Military Leadership: How it Prepares Your for Business Roles
Serving in the military takes commitment and grit, and while it requires great sacrifice, there is also much to be gained. Military veterans have proven to be some of the greatest strategic leaders in business and in politics, from President Dwight D. Eisenhower to Walmart’s Sam Walton and Tracey Lloyd.
Many other veterans have found themselves in leadership positions within corporations, both large and small. FedEx founder, chairman, president, and CEO Fred Smith served as a ground control officer in the Marines in the late 1960s. In an interview with Fortune in 2012, he was quoted as saying, "I do not believe I could have built FedEx without the skills I learned from the Marine Corps."
Leadership is an essential skill for a number of roles within government, business and beyond. The military has proven to be the ultimate classroom, where those skills are honed and developed in an entirely unique environment. A Master of Arts in Leadership can also help you build on this existing military-driven leadership acumen and successfully apply it in higher military roles or to a post-military career in the corporate world.
Are you ready to take that next step in your career? Here are several ways military service has prepared you to pursue an advanced education in leadership, and a fulfilling career as a leader.
Military Leadership Instills Self-Management and Self-Awareness
Without understanding yourself and your own abilities, needs, and short-comings, you cannot understand or supervise others. In leadership roles from government to business, over-extension, overestimation of one’s own abilities and not understanding corresponding limitations has been the downfall of many a leader. In the military, such behavior can be life-threatening.
Just as newly minted managers in the corporate world may have to learn how to manage a team, military officers are sometimes promoted into supervisory roles without having led others before. Leyla Kosakowski, an environmental science and engineering officer in the U.S. Army and student in the online Master of Arts in Leadership program, notes the extensive hierarchy of supervision at play.
“For example, as a platoon leader, you will have subordinates, but you are only a small piece of the entire organization, whether that is the company that has 3-4 platoons, the battalion that has 3-4 companies, a brigade that has 5-6 battalions, and the list goes on,” Kosakowski explains.
“Therefore, you have to know when to lead, but also when to follow, which is one of the characteristics of an effective leader,” Kosakowski says. “As a leader, you need to get your soldiers to support the organizational objectives, whether that is through daily tasks or on a mission.”
Proper self-management and self-awareness is a necessity when on active duty. Soldiers are faced with stressful and often life-threatening situations in which they must put their best skills to work quickly. They must know their own abilities as well as those of the other soldiers on the team, and quickly adapt all of those skills to the situation at hand. This includes allocating the team resources where they will be most effective – and it means knowing when one’s own abilities are not enough to drive results. Asking for help is key.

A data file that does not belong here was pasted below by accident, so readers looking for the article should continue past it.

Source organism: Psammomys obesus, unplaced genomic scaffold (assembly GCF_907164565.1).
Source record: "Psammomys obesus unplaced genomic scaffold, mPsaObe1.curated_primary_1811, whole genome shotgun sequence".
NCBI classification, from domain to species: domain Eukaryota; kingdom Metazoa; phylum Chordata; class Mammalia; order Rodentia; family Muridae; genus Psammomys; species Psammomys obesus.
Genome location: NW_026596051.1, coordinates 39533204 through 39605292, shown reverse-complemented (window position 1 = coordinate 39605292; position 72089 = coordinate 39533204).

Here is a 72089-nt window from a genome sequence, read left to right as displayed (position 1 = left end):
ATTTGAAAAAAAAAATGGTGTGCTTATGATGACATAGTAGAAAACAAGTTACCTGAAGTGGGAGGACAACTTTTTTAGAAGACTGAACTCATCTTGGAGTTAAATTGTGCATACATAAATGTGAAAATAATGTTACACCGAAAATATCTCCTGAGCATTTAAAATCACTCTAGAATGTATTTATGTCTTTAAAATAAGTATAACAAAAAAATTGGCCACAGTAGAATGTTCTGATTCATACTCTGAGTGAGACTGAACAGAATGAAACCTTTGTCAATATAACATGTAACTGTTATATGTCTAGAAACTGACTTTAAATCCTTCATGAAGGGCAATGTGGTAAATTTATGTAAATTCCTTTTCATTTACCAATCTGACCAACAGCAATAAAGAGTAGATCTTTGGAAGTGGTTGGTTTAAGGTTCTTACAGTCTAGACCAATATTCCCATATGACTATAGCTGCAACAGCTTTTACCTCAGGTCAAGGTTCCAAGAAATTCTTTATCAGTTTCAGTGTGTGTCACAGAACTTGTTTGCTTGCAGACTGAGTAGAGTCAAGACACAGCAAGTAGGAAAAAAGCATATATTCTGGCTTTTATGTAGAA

Military Leadership Emphasizes Accountability
If there is one thing you learn in the military, it is accountability. From day one in training, you learn to be accountable to everyone: your superiors, your fellow officers, and anyone in between. As a member of one unit, you serve the same mission and purpose as your peers. During active combat, that mission can be compromised if any one member of the team is not doing their part or playing their role.
Accountability is essential to achieving the mission and protecting the lives of your fellow soldiers. In an article for Task and Purpose, Captain Robert Deppa writes about the importance of remembering your accountability to the team as a member, regardless of your role: “In command, you have to remember that while you are a leader, you are also part of the team and as accountable to it as any other member.”
This leadership lesson can profoundly impact your work as a strategic leader in the corporate or government world. As a leader of a business, a city, a state, or a nation, it is important to remember that you are still part of the team and accountable to the people you serve, regardless of your power.
Military Leadership Encourages Humility
Humility is another key leadership concept military servicemembers learn early. The military teaches duty and service, self-sacrifice and the importance of serving more than just yourself and your fellow servicemembers. You are protecting and serving those in need, and your country as a whole. This humble approach to service lends itself to creating great leaders, leaders who serve those who serve them.
During the 2008 recession, many of the economic issues in the U.S. revolved around CEOs and presidents of large corporations continually increasing their salaries, even in the midst of government bailouts and economic crisis. In fact, in 2009, the Obama administration placed a cap of $500,000 in pay for top executives from companies that received large bailouts from the government. This self-serving approach to leadership on the part of these CEOs would not work in the military. Instead, the military's focus on self-sacrifice creates humble leaders who can step into leadership roles and affect change while also improving the lives of those they work with and the organization as a whole.